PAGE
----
Cancer treatment has evolved in ways never thought possible, making the ‘C word’ a little less frightening. As a physician, I’m grateful to have more options for my patients. Those with glioblastoma (GBM) brain tumors, for instance, can try Optune therapy.
What is Optune?
Optune, a non-invasive regional therapy, targets dividing cancer cells in the brain and, generally, does not harm healthy cells. I recommend Optune to patients who are newly diagnosed, and to those who have received a repeat diagnosis of GBM and have already undergone traditional surgery and radiation treatments. Optune has been shown to be as effective as adding another chemotherapy medication, without the additional side effects or toxicity.
How Does Optune Work and What is the Treatment Regimen?
Optune uses alternating electrical fields, called Tumor Treating Fields, which travel across the upper part of the brain and disrupt a tumor cell’s ability to divide and replicate. When cancer cells grow, they divide quickly in uncontrolled ways, forming masses known as tumors. If a cancer cell cannot duplicate itself, it dies. A dead cancer cell is the only kind you want to have.
Optune therapy is delivered painlessly through 4 electrodes placed directly on the scalp with adhesive pads. Each patient undergoes an MRI to determine electrode placement and maximize the therapy’s results. The electrodes connect to a portable battery pack.
Each Optune unit is custom configured based on the patient’s anatomy and tumor location. Through consultation, the patient learns proper electrode placement and how to care for the Optune unit. A Dedicated Device Specialist (DSS) then helps patients incorporate Optune into their daily lives. Fortunately, patients can continue most daily activities –even showering – while using the unit.
Studies show that Optune therapy is most effective if used more than 18 hours a day. To help patients track usage, the Optune device records the amount of time patients use it each day.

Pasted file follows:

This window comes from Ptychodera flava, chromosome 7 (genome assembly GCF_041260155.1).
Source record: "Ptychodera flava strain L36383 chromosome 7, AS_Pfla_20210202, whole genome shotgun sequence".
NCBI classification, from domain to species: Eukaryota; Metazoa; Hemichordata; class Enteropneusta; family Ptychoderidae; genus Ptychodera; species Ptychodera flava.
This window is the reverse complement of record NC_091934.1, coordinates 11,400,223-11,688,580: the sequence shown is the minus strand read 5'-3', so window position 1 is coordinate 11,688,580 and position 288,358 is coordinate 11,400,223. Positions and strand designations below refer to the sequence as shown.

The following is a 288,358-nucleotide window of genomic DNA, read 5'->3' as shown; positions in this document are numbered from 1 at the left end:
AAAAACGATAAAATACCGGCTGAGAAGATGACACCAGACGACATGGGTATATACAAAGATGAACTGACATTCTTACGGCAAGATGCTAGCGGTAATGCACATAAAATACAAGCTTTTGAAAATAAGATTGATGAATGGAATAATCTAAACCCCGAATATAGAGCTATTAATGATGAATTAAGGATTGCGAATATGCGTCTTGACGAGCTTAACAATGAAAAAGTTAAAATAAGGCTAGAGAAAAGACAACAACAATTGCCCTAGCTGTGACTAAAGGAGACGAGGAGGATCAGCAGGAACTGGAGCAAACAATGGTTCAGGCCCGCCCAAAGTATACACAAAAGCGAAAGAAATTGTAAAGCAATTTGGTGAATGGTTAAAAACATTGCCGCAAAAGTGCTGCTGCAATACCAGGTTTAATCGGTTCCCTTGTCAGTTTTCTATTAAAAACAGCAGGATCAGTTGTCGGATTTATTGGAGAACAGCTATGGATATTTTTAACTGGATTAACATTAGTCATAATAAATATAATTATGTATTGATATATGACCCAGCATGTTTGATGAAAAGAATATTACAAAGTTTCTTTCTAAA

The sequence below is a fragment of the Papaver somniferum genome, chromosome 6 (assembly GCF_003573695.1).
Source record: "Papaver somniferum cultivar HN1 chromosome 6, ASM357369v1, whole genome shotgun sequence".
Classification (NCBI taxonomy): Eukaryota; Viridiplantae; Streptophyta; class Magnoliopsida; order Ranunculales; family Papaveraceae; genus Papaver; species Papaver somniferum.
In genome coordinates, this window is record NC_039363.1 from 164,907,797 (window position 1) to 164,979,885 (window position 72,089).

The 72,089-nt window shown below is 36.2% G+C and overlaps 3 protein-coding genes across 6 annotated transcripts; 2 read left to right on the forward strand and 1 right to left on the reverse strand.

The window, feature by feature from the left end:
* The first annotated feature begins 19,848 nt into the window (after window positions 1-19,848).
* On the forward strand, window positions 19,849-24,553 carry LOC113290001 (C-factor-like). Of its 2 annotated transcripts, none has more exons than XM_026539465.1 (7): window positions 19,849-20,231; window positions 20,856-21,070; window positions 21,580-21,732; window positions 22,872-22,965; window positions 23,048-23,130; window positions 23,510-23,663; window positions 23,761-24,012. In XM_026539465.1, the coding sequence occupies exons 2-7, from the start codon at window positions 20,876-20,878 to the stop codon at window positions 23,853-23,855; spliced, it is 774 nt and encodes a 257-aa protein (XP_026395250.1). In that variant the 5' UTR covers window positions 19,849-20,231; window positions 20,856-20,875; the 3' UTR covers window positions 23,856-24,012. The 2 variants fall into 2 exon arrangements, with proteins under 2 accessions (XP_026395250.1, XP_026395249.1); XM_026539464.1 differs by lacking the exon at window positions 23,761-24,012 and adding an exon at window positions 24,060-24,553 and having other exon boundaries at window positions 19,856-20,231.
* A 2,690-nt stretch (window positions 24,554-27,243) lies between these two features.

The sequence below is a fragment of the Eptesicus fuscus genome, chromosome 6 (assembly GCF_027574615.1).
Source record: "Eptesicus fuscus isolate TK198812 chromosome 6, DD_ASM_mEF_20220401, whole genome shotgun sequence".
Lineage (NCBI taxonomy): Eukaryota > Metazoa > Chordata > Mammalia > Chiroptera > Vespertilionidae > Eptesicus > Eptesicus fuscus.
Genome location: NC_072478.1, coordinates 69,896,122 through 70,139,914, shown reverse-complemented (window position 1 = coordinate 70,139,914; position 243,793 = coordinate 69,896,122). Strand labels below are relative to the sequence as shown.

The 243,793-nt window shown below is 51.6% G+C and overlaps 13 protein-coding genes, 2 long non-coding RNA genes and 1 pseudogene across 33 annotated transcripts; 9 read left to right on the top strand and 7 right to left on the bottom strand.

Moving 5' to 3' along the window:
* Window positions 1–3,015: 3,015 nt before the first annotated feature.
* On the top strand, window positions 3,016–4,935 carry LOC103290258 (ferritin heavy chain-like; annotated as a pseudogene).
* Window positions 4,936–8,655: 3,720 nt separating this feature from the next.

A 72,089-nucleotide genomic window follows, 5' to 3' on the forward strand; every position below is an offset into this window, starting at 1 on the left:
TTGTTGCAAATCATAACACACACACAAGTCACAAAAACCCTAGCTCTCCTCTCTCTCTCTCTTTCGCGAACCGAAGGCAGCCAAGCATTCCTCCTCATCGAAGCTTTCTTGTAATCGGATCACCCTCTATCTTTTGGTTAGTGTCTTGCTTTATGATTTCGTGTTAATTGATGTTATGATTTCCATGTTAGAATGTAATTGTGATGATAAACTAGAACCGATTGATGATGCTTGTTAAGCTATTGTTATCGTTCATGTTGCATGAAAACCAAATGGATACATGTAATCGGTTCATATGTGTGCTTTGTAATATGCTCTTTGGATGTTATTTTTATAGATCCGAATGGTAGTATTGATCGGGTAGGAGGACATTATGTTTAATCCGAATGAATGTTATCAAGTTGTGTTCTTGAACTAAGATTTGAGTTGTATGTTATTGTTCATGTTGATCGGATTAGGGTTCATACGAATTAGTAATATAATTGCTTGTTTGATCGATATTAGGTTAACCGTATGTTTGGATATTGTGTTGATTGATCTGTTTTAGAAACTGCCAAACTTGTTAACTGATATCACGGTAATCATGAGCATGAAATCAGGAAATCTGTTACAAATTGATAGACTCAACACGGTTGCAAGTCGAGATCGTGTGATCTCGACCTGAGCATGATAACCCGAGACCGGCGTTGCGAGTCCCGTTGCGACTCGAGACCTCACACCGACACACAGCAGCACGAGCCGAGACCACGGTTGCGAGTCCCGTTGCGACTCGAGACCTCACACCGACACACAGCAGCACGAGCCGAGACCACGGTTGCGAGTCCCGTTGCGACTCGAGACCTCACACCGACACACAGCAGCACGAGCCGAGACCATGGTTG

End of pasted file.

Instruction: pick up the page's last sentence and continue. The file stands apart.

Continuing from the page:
Does Optune Therapy Hurt?
My patients who use Optune therapy do not complain of pain or major side effects. At most, they say their heads feel warm while receiving the therapy. They cannot feel the electric fields passing through the electrodes that target the tumor.
Most alternative treatments involve risky and toxic chemotherapy. But the most severe side effect of Optune is a localized rash from the adhesive pads.
Fast Facts About Optune:
- The Optune electrodes deliver low intensity, alternating electric fields within the frequency range of 100-300 kHz.
- To work effectively, the transducer arrays must be placed directly on the scalp, so patients must keep their heads shaved throughout treatment. They can wear a breathable hat, scarf, wig or other head covering over the transducer arrays.
- Patients have a dedicated Novocure Device Support Specialist (DSS) to help them – and their caregiver – start and manage treatment.
- The transducer arrays need to be replaced one to two times per week (every 4 to 7 days), depending on factors like how much patients sweat and how quickly their hair grows.
Dr. Burke specializes in Stereotactic radiosurgery (non-invasive treatment of tumors), Complex Cranial and Pituitary Gland Brain Tumors, and Neurosurgical Disorders. He is a member of Anne Arundel Medical Center’s cancer team, and certified in the use of the Optune system.